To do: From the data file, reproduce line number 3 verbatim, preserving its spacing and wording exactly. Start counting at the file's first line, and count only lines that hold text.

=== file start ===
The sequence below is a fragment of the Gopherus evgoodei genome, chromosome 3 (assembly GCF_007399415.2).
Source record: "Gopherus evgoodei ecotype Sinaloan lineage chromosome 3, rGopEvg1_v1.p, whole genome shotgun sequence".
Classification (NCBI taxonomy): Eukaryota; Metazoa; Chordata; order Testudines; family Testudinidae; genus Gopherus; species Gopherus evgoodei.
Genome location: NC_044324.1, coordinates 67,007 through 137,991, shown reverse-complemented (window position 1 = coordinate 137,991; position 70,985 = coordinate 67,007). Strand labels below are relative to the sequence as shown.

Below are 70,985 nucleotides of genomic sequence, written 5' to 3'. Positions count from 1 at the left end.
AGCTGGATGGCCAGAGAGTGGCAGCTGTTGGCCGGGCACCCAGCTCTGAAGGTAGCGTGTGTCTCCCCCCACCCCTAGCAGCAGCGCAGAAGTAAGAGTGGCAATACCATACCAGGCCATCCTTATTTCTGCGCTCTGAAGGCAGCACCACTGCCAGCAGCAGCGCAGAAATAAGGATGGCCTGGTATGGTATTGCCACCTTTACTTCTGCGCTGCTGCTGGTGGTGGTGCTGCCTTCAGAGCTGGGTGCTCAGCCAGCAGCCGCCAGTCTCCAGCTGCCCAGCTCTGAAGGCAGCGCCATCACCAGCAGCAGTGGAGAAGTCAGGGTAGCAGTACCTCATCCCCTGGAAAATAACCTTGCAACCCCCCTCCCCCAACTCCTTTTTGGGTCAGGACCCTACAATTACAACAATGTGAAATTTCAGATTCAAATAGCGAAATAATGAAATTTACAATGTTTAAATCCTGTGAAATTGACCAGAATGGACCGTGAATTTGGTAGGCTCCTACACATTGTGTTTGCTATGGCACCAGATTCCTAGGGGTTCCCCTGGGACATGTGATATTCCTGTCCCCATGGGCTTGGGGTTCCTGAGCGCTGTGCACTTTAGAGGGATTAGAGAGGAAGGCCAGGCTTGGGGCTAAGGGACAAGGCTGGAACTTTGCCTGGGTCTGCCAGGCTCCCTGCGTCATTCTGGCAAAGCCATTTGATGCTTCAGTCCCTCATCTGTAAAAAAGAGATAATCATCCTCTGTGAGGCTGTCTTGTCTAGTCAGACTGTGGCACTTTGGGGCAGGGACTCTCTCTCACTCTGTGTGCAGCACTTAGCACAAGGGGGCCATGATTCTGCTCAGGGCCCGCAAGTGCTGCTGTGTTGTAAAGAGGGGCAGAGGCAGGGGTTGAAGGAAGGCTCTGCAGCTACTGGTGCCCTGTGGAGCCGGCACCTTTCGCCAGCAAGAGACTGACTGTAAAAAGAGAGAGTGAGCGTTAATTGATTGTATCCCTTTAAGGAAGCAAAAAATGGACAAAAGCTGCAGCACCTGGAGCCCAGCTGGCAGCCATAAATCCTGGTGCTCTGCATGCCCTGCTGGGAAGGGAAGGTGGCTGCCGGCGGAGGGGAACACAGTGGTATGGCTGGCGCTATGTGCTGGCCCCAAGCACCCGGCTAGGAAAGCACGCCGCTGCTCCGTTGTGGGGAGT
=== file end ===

Classification (NCBI taxonomy): Eukaryota; Metazoa; Chordata; order Testudines; family Testudinidae; genus Gopherus; species Gopherus evgoodei.